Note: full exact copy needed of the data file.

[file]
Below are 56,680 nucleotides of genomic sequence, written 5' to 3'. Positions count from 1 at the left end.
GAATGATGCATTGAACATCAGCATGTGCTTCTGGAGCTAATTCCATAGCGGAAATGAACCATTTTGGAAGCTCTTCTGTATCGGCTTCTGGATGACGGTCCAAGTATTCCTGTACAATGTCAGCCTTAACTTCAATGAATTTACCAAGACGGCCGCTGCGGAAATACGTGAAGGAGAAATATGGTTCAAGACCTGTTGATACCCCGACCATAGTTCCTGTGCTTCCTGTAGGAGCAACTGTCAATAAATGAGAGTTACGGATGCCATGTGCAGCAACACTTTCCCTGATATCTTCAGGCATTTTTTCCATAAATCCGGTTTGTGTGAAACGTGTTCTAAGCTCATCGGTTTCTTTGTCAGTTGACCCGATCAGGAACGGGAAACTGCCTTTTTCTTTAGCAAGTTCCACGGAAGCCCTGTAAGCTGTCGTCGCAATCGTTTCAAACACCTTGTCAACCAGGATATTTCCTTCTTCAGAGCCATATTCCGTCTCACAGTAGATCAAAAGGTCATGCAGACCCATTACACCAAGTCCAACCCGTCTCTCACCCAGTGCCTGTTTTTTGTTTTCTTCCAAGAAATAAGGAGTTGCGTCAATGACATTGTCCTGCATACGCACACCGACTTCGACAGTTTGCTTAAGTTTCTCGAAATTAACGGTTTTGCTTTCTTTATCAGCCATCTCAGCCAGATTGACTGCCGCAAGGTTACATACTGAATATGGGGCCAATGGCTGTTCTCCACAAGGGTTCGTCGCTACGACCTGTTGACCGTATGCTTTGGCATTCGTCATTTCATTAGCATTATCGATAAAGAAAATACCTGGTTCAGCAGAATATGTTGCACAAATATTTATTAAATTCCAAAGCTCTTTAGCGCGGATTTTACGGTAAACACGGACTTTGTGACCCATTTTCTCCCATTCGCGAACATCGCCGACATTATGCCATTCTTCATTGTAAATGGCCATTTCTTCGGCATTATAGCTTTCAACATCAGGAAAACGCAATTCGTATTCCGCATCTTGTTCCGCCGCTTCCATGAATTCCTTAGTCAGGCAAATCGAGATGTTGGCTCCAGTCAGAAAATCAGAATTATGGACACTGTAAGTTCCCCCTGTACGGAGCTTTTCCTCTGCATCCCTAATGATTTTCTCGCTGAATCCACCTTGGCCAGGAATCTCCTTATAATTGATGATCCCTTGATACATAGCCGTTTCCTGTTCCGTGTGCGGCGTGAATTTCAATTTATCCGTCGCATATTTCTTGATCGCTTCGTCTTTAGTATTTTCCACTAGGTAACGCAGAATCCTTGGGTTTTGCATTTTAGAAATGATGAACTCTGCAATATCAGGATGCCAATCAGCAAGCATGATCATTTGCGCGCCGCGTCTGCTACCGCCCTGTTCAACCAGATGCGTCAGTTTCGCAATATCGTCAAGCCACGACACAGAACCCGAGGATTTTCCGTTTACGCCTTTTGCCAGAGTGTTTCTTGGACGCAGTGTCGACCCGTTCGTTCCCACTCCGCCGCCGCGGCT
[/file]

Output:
Below are 56,680 nucleotides of genomic sequence, written 5' to 3'. Positions count from 1 at the left end.
GAATGATGCATTGAACATCAGCATGTGCTTCTGGAGCTAATTCCATAGCGGAAATGAACCATTTTGGAAGCTCTTCTGTATCGGCTTCTGGATGACGGTCCAAGTATTCCTGTACAATGTCAGCCTTAACTTCAATGAATTTACCAAGACGGCCGCTGCGGAAATACGTGAAGGAGAAATATGGTTCAAGACCTGTTGATACCCCGACCATAGTTCCTGTGCTTCCTGTAGGAGCAACTGTCAATAAATGAGAGTTACGGATGCCATGTGCAGCAACACTTTCCCTGATATCTTCAGGCATTTTTTCCATAAATCCGGTTTGTGTGAAACGTGTTCTAAGCTCATCGGTTTCTTTGTCAGTTGACCCGATCAGGAACGGGAAACTGCCTTTTTCTTTAGCAAGTTCCACGGAAGCCCTGTAAGCTGTCGTCGCAATCGTTTCAAACACCTTGTCAACCAGGATATTTCCTTCTTCAGAGCCATATTCCGTCTCACAGTAGATCAAAAGGTCATGCAGACCCATTACACCAAGTCCAACCCGTCTCTCACCCAGTGCCTGTTTTTTGTTTTCTTCCAAGAAATAAGGAGTTGCGTCAATGACATTGTCCTGCATACGCACACCGACTTCGACAGTTTGCTTAAGTTTCTCGAAATTAACGGTTTTGCTTTCTTTATCAGCCATCTCAGCCAGATTGACTGCCGCAAGGTTACATACTGAATATGGGGCCAATGGCTGTTCTCCACAAGGGTTCGTCGCTACGACCTGTTGACCGTATGCTTTGGCATTCGTCATTTCATTAGCATTATCGATAAAGAAAATACCTGGTTCAGCAGAATATGTTGCACAAATATTTATTAAATTCCAAAGCTCTTTAGCGCGGATTTTACGGTAAACACGGACTTTGTGACCCATTTTCTCCCATTCGCGAACATCGCCGACATTATGCCATTCTTCATTGTAAATGGCCATTTCTTCGGCATTATAGCTTTCAACATCAGGAAAACGCAATTCGTATTCCGCATCTTGTTCCGCCGCTTCCATGAATTCCTTAGTCAGGCAAATCGAGATGTTGGCTCCAGTCAGAAAATCAGAATTATGGACACTGTAAGTTCCCCCTGTACGGAGCTTTTCCTCTGCATCCCTAATGATTTTCTCGCTGAATCCACCTTGGCCAGGAATCTCCTTATAATTGATGATCCCTTGATACATAGCCGTTTCCTGTTCCGTGTGCGGCGTGAATTTCAATTTATCCGTCGCATATTTCTTGATCGCTTCGTCTTTAGTATTTTCCACTAGGTAACGCAGAATCCTTGGGTTTTGCATTTTAGAAATGATGAACTCTGCAATATCAGGATGCCAATCAGCAAGCATGATCATTTGCGCGCCGCGTCTGCTACCGCCCTGTTCAACCAGATGCGTCAGTTTCGCAATATCGTCAAGCCACGACACAGAACCCGAGGATTTTCCGTTTACGCCTTTTGCCAGAGTGTTTCTTGGACGCAGTGTCGACCCGTTCGTTCCCACTCCGCCGCCGCGGCT